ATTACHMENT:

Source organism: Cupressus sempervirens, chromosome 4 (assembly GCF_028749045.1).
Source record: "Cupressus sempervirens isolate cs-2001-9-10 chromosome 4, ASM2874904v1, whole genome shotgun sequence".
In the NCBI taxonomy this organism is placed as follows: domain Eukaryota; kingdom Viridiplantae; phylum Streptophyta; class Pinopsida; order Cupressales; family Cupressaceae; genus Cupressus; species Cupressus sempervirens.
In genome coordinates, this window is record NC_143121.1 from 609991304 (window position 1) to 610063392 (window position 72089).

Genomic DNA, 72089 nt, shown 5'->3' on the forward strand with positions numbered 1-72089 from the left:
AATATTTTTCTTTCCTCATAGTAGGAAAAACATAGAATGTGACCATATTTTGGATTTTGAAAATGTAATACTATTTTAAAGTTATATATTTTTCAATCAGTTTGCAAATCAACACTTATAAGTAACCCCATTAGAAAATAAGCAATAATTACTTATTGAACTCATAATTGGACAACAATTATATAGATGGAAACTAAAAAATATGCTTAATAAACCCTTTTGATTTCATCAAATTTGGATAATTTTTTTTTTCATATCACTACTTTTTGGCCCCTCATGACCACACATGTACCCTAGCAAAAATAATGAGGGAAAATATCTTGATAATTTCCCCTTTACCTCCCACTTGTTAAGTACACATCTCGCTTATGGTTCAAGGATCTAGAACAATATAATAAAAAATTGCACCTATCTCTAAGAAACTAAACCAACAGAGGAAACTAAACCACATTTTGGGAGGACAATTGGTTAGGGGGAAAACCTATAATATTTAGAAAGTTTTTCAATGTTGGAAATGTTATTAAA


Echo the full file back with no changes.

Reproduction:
Source organism: Cupressus sempervirens, chromosome 4 (assembly GCF_028749045.1).
Source record: "Cupressus sempervirens isolate cs-2001-9-10 chromosome 4, ASM2874904v1, whole genome shotgun sequence".
In the NCBI taxonomy this organism is placed as follows: domain Eukaryota; kingdom Viridiplantae; phylum Streptophyta; class Pinopsida; order Cupressales; family Cupressaceae; genus Cupressus; species Cupressus sempervirens.
In genome coordinates, this window is record NC_143121.1 from 609991304 (window position 1) to 610063392 (window position 72089).

Genomic DNA, 72089 nt, shown 5'->3' on the forward strand with positions numbered 1-72089 from the left:
AATATTTTTCTTTCCTCATAGTAGGAAAAACATAGAATGTGACCATATTTTGGATTTTGAAAATGTAATACTATTTTAAAGTTATATATTTTTCAATCAGTTTGCAAATCAACACTTATAAGTAACCCCATTAGAAAATAAGCAATAATTACTTATTGAACTCATAATTGGACAACAATTATATAGATGGAAACTAAAAAATATGCTTAATAAACCCTTTTGATTTCATCAAATTTGGATAATTTTTTTTTTCATATCACTACTTTTTGGCCCCTCATGACCACACATGTACCCTAGCAAAAATAATGAGGGAAAATATCTTGATAATTTCCCCTTTACCTCCCACTTGTTAAGTACACATCTCGCTTATGGTTCAAGGATCTAGAACAATATAATAAAAAATTGCACCTATCTCTAAGAAACTAAACCAACAGAGGAAACTAAACCACATTTTGGGAGGACAATTGGTTAGGGGGAAAACCTATAATATTTAGAAAGTTTTTCAATGTTGGAAATGTTATTAAA